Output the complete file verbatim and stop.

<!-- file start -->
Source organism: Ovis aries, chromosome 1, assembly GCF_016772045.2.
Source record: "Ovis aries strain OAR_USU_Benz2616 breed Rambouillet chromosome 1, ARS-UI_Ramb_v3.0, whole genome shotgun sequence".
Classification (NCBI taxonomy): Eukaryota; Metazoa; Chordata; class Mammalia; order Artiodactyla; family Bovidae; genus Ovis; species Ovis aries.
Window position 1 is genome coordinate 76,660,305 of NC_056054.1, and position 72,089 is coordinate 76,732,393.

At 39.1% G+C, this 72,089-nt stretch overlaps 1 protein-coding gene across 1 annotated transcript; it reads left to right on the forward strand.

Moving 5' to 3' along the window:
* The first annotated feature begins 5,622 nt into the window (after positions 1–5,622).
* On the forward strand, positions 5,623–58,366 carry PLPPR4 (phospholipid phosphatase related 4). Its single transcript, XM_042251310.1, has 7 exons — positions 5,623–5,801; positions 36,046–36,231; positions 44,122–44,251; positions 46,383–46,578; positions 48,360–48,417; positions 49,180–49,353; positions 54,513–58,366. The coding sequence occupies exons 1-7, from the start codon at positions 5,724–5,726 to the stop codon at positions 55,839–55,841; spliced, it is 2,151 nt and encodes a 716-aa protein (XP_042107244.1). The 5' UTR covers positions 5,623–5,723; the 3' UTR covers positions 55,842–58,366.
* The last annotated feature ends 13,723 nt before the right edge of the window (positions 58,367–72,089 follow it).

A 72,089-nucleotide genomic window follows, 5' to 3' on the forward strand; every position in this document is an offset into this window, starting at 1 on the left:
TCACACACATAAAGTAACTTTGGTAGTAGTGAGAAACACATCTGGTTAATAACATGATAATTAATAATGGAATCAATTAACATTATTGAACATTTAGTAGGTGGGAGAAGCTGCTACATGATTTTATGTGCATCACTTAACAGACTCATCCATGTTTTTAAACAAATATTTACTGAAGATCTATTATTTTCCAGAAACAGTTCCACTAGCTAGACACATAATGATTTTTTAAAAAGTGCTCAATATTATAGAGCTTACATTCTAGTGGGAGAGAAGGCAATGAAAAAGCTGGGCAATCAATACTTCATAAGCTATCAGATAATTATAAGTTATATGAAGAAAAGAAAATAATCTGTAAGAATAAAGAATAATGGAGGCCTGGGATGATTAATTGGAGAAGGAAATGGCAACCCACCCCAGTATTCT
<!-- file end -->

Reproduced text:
Source organism: Ovis aries, chromosome 1, assembly GCF_016772045.2.
Source record: "Ovis aries strain OAR_USU_Benz2616 breed Rambouillet chromosome 1, ARS-UI_Ramb_v3.0, whole genome shotgun sequence".
Classification (NCBI taxonomy): Eukaryota; Metazoa; Chordata; class Mammalia; order Artiodactyla; family Bovidae; genus Ovis; species Ovis aries.
Window position 1 is genome coordinate 76,660,305 of NC_056054.1, and position 72,089 is coordinate 76,732,393.

At 39.1% G+C, this 72,089-nt stretch overlaps 1 protein-coding gene across 1 annotated transcript; it reads left to right on the forward strand.

Moving 5' to 3' along the window:
* The first annotated feature begins 5,622 nt into the window (after positions 1–5,622).
* On the forward strand, positions 5,623–58,366 carry PLPPR4 (phospholipid phosphatase related 4). Its single transcript, XM_042251310.1, has 7 exons — positions 5,623–5,801; positions 36,046–36,231; positions 44,122–44,251; positions 46,383–46,578; positions 48,360–48,417; positions 49,180–49,353; positions 54,513–58,366. The coding sequence occupies exons 1-7, from the start codon at positions 5,724–5,726 to the stop codon at positions 55,839–55,841; spliced, it is 2,151 nt and encodes a 716-aa protein (XP_042107244.1). The 5' UTR covers positions 5,623–5,723; the 3' UTR covers positions 55,842–58,366.
* The last annotated feature ends 13,723 nt before the right edge of the window (positions 58,367–72,089 follow it).

A 72,089-nucleotide genomic window follows, 5' to 3' on the forward strand; every position in this document is an offset into this window, starting at 1 on the left:
TCACACACATAAAGTAACTTTGGTAGTAGTGAGAAACACATCTGGTTAATAACATGATAATTAATAATGGAATCAATTAACATTATTGAACATTTAGTAGGTGGGAGAAGCTGCTACATGATTTTATGTGCATCACTTAACAGACTCATCCATGTTTTTAAACAAATATTTACTGAAGATCTATTATTTTCCAGAAACAGTTCCACTAGCTAGACACATAATGATTTTTTAAAAAGTGCTCAATATTATAGAGCTTACATTCTAGTGGGAGAGAAGGCAATGAAAAAGCTGGGCAATCAATACTTCATAAGCTATCAGATAATTATAAGTTATATGAAGAAAAGAAAATAATCTGTAAGAATAAAGAATAATGGAGGCCTGGGATGATTAATTGGAGAAGGAAATGGCAACCCACCCCAGTATTCT